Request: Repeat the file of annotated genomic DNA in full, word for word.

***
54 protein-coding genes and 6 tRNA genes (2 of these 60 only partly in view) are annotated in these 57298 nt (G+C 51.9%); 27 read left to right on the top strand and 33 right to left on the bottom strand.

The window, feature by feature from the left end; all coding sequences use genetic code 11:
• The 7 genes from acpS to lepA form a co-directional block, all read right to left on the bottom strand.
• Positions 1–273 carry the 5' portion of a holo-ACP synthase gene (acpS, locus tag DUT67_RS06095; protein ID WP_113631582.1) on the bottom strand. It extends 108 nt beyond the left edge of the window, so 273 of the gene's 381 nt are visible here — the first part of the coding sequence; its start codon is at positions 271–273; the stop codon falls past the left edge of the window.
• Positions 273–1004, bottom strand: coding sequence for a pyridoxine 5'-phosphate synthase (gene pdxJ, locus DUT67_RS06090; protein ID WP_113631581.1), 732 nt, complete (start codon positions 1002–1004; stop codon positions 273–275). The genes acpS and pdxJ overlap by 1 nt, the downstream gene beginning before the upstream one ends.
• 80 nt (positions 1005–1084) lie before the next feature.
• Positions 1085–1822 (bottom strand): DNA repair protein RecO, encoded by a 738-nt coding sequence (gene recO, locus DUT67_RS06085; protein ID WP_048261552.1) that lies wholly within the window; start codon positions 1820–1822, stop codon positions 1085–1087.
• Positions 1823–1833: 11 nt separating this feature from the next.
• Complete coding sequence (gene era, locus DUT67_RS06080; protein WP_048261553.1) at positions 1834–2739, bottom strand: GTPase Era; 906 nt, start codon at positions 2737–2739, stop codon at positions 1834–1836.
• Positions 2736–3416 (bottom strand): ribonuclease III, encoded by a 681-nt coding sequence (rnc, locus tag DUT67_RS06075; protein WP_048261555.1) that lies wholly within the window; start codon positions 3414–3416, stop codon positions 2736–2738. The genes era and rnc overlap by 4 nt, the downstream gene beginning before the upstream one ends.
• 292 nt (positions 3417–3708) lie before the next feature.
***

54 protein-coding genes and 6 tRNA genes (2 of these 60 only partly in view) are annotated in these 57298 nt (G+C 51.9%); 27 read left to right on the top strand and 33 right to left on the bottom strand.

The window, feature by feature from the left end; all coding sequences use genetic code 11:
• The 7 genes from acpS to lepA form a co-directional block, all read right to left on the bottom strand.
• Positions 1–273 carry the 5' portion of a holo-ACP synthase gene (acpS, locus tag DUT67_RS06095; protein ID WP_113631582.1) on the bottom strand. It extends 108 nt beyond the left edge of the window, so 273 of the gene's 381 nt are visible here — the first part of the coding sequence; its start codon is at positions 271–273; the stop codon falls past the left edge of the window.
• Positions 273–1004, bottom strand: coding sequence for a pyridoxine 5'-phosphate synthase (gene pdxJ, locus DUT67_RS06090; protein ID WP_113631581.1), 732 nt, complete (start codon positions 1002–1004; stop codon positions 273–275). The genes acpS and pdxJ overlap by 1 nt, the downstream gene beginning before the upstream one ends.
• 80 nt (positions 1005–1084) lie before the next feature.
• Positions 1085–1822 (bottom strand): DNA repair protein RecO, encoded by a 738-nt coding sequence (gene recO, locus DUT67_RS06085; protein ID WP_048261552.1) that lies wholly within the window; start codon positions 1820–1822, stop codon positions 1085–1087.
• Positions 1823–1833: 11 nt separating this feature from the next.
• Complete coding sequence (gene era, locus DUT67_RS06080; protein WP_048261553.1) at positions 1834–2739, bottom strand: GTPase Era; 906 nt, start codon at positions 2737–2739, stop codon at positions 1834–1836.
• Positions 2736–3416 (bottom strand): ribonuclease III, encoded by a 681-nt coding sequence (rnc, locus tag DUT67_RS06075; protein WP_048261555.1) that lies wholly within the window; start codon positions 3414–3416, stop codon positions 2736–2738. The genes era and rnc overlap by 4 nt, the downstream gene beginning before the upstream one ends.
• 292 nt (positions 3417–3708) lie before the next feature.